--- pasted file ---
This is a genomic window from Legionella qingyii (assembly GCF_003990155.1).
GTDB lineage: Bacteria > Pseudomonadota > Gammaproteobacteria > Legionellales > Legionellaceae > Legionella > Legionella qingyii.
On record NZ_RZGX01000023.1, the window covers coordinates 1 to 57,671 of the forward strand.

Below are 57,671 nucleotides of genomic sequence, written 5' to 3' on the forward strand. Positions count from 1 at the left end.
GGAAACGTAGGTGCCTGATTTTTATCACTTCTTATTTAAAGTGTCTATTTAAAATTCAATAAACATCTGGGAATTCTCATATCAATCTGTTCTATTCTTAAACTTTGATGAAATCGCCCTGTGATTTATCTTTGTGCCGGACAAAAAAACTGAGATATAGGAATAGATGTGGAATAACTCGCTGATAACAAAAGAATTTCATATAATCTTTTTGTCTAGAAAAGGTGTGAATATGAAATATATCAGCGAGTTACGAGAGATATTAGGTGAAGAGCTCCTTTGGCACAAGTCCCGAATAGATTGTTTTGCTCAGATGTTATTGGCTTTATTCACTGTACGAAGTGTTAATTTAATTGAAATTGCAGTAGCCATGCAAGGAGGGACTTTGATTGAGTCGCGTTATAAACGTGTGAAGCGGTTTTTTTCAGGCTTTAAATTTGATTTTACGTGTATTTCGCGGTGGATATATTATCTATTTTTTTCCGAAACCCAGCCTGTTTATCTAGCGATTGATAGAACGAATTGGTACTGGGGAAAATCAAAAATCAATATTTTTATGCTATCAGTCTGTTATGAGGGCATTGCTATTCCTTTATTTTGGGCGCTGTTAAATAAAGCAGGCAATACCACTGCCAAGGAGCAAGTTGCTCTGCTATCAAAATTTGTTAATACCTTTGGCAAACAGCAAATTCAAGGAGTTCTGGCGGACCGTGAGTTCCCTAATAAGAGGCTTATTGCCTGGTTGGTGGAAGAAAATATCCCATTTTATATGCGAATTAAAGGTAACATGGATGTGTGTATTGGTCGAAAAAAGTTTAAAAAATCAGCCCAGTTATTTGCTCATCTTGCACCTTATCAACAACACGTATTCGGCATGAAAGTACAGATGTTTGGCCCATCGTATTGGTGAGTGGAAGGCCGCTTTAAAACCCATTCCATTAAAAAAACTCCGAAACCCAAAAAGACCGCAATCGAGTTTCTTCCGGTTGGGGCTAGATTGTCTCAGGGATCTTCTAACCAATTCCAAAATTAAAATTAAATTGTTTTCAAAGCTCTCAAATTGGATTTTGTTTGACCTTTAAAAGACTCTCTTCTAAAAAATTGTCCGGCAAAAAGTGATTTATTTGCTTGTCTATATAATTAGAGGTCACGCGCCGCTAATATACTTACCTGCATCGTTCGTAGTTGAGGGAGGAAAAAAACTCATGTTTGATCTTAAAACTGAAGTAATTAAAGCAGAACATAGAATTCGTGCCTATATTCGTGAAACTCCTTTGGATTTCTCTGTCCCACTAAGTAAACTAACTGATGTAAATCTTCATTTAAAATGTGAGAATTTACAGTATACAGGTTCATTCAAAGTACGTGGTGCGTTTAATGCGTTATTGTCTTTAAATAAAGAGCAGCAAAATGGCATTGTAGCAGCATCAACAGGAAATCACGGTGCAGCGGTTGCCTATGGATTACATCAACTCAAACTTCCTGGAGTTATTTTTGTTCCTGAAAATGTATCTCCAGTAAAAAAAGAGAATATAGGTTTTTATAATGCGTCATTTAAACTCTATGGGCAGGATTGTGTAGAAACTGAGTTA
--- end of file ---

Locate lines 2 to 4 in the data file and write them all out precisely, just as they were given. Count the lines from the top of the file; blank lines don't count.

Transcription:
GTDB lineage: Bacteria > Pseudomonadota > Gammaproteobacteria > Legionellales > Legionellaceae > Legionella > Legionella qingyii.
On record NZ_RZGX01000023.1, the window covers coordinates 1 to 57,671 of the forward strand.

Below are 57,671 nucleotides of genomic sequence, written 5' to 3' on the forward strand. Positions count from 1 at the left end.